His big-screen roles, generally of a supporting nature, have ranged from the scary Hessian Horseman in "Sleepy Hollow" (1999) to the haunting drug lord Frank White in "King of New York" (1990) and the schoolteacher who can predict the future in "The Dead Zone" (1983).

Last year, Walken received his second Oscar nod, a nomination for his supporting role in "Catch Me If You Can." He played the father of Leonardo DiCaprio's con-artist character, and his trademark tall hair was intentionally flattened.

"It was combed down. That was the period," he says. "You know, when I did that movie, it was amazing how much I looked like my father. Men don't really wear hats much anymore, but there was a time when I was growing up that men wore hats. You went out, you put on a hat and an overcoat. And when I put on the hat and overcoat, I looked like my father. I was surprised."

Walken's stand-up hair is derivative of the ducktails and pompadours of the 1950s. Here's how he does his 'do:

"When it's wet, I stick it up with some gunk and walk around and let the air dry it and then it stays there. I have good hair. I have a lot of hair. Whatever I do must be good for it, because I've still got so much. Every time I meet guys I went to school with, they've got no hair."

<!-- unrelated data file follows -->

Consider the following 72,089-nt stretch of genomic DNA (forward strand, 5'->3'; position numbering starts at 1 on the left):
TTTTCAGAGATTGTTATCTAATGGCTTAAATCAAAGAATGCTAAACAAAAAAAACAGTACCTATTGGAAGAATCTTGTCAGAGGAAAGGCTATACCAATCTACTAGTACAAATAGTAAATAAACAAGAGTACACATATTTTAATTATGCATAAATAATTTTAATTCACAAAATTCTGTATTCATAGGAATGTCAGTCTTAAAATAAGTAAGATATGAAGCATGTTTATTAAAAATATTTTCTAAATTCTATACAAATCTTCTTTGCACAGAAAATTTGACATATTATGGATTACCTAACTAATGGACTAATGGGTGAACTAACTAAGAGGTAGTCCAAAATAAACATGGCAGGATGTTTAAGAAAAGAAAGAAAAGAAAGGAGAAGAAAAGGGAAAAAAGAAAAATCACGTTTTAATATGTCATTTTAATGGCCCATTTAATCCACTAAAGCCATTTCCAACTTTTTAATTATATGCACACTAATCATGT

Walken laughs.

He sees old classmates on occasion, because many still live back east where they grew up. Nowadays, Walken lives in rural Connecticut with his wife, Georgianne Walken, casting director for HBO's "The Sopranos," and their cats.

He was born Ronnie Walken on March 31, 1943, in New York City. His father is German. His mother hails from Scotland. He has two brothers, Ken and Glenn, both of whom are semi-retired. He studied at the Professional Children's School and Hofstra University, dropping out of college in 1963 to take a role in the off-Broadway musical "Best Foot Forward."

His father worked as a baker, and Walken is known to be an accomplished cook.

"Yeah," he says. "I do like to cook, and I like to eat when I feel like eating. I don't go out much. I make healthy food - fish and vegetables and salad. I love spaghetti, but I try not to eat it too much."

He usually limits himself to one meal a day, in the evening.

"But like today, because of what I'm doing, I'm not going to have a chance to eat. So I ate about an hour ago, and I'm sleepy already."

He puts his hand to his mouth.

"So I try not to do that."

Actually, the way he said it was: "So I try not. To do that."

Walken is known as much for the way he delivers his lines as for the lines he delivers. It's less pronounced in conversation than on screen, where he might string full sentences into a single breath or break a thought into segments.

"Um, yeah, everyone has their own way of speaking. I think mine is maybe a little more pronounced, a little peculiar. I think the way you talk is the way you think. It's true, I don't pay much attention to conventional punctuation. When does a sentence end and the next one begin? I just don't know. It does whenever it does."

He grins.

"I use punctuation, but I finish the sentence and put (in) a period but it's not necessarily where somebody else would. I think everybody should talk the way they want. You go to school and you all sit there and all learn to do the same thing. I guess it's necessary but it's too bad also, in a way. Kids, you know, get kind of restrained in a lot of ways.

"I probably wouldn't get a job as an English teacher."